The different type of landscape and geology of the North East has shaped the coastline over the years. The soft sands of the Northumberland coast make the area vulnerable to erosion but are also prone to sedimentation due to the currents and sediment movements in the region, both of which can be augmented by climate change. Other parts of the coast reveal harder rock formations such as the magnesian limestone of the Durham coast. Climate change can impact the latter type of geology through extreme cold events (freeze-thaw action) and from increased instances of flooding from ground water (due to the faults that align the cliffs). Currently slumping is a big problem in many parts augmenting the erosion of the coast.

Both summer and winter temperatures are projected to increase on the North East coast. This will create pressures on infrastructure and amenities due to increased or all-year round tourism; these changes need to be managed. Equally changes in temperatures will also create economic and social opportunities in the area. Increases in employment should run parallel to a tourism increase in addition to improved opportunities for local businesses in the area. This will be specifically important to the less affluent areas on the Durham coast.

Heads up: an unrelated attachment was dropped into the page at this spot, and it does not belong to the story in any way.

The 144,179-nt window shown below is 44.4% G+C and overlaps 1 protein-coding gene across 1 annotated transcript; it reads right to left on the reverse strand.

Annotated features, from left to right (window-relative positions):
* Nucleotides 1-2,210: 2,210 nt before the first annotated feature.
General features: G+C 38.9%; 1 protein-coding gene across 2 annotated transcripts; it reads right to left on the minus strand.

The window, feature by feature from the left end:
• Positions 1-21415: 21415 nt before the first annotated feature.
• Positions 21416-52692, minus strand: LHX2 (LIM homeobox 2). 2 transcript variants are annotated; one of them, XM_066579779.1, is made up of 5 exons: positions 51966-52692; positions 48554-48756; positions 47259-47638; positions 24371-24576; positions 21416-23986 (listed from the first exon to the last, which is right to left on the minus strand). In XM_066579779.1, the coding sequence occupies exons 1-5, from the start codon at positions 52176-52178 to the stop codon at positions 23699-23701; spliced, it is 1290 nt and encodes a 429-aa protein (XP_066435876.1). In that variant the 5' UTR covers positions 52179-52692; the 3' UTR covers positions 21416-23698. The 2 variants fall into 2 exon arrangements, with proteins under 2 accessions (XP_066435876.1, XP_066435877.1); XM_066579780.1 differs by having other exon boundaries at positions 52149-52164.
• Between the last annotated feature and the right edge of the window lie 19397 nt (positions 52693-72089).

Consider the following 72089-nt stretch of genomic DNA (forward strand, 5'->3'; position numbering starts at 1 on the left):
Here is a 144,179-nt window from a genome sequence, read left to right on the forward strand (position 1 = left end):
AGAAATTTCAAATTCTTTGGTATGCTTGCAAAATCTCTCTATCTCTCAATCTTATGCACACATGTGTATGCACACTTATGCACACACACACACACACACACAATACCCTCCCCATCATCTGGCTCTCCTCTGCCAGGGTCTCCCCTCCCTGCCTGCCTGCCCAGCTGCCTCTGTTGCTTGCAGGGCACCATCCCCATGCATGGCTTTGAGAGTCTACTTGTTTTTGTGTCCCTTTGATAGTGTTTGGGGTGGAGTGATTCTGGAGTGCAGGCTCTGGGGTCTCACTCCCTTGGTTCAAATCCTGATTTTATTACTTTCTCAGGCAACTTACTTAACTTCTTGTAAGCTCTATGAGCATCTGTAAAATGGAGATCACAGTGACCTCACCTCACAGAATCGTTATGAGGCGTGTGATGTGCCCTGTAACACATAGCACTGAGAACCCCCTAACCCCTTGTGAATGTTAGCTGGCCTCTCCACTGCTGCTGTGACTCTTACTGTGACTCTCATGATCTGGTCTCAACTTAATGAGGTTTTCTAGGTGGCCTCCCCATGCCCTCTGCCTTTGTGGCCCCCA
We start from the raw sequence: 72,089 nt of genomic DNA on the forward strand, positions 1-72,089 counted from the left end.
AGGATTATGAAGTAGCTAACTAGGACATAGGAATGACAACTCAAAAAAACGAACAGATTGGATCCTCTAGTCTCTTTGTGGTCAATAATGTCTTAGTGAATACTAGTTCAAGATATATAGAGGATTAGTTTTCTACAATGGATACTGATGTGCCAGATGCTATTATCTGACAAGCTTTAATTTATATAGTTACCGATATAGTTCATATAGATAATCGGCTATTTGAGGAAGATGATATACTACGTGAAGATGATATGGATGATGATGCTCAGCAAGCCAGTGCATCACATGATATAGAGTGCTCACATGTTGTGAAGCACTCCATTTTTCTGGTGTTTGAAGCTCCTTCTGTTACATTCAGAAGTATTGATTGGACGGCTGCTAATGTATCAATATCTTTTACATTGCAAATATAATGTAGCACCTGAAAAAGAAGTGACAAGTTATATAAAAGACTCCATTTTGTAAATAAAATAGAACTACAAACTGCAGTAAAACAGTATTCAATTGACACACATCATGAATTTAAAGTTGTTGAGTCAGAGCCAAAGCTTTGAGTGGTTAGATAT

An economics study conducted by Climate NE and Arup in 2010 reported that the most significant economic impact of climate change in the North East will be the rise in sea temperature which will affect the local fishing industries but data is not quantified for this. Sea level changes will have less of an impact whereas change in air temperature would have a highly significant impact on local biodiversity but again data for this is not yet quantified.

Due to the awareness of climate change impacts on the North East coast it is evident that adaptation to these is presently and will in the future be required.

 

ICZM and institutional context

In the North East of England there is no statutory ICZM in place but a lot of work has been carried out on developing strategies for climate change. At a strategic level Climate NE has carried out a number of assessments regionally to assess the current and probable impacts of climate change. The Climate Change Adaptation Study developed adaptation strategies for the North East and the work of the NE-ECN will feed into these actions to provide a coastal adaptation aspect. The Nottingham Declaration has been signed by all local authorities in the area as an assertion to their awareness of climate change and ways to implement actions for it. Local authorities will hold more responsibility to adapt to the impacts of climate change specifically to their area. However, with the current economic climate in the North East, as in the whole of the UK, funding for these projects will be less than originally anticipated. Marine planning in the UK has recently begun and will open opportunities for the advancement of adaptation actions on the coast in the North East.

This learning portal brings together the results and lessons learned from the IMCORE project. This project was funded under the Interreg IVB programme from 2008 to 2011.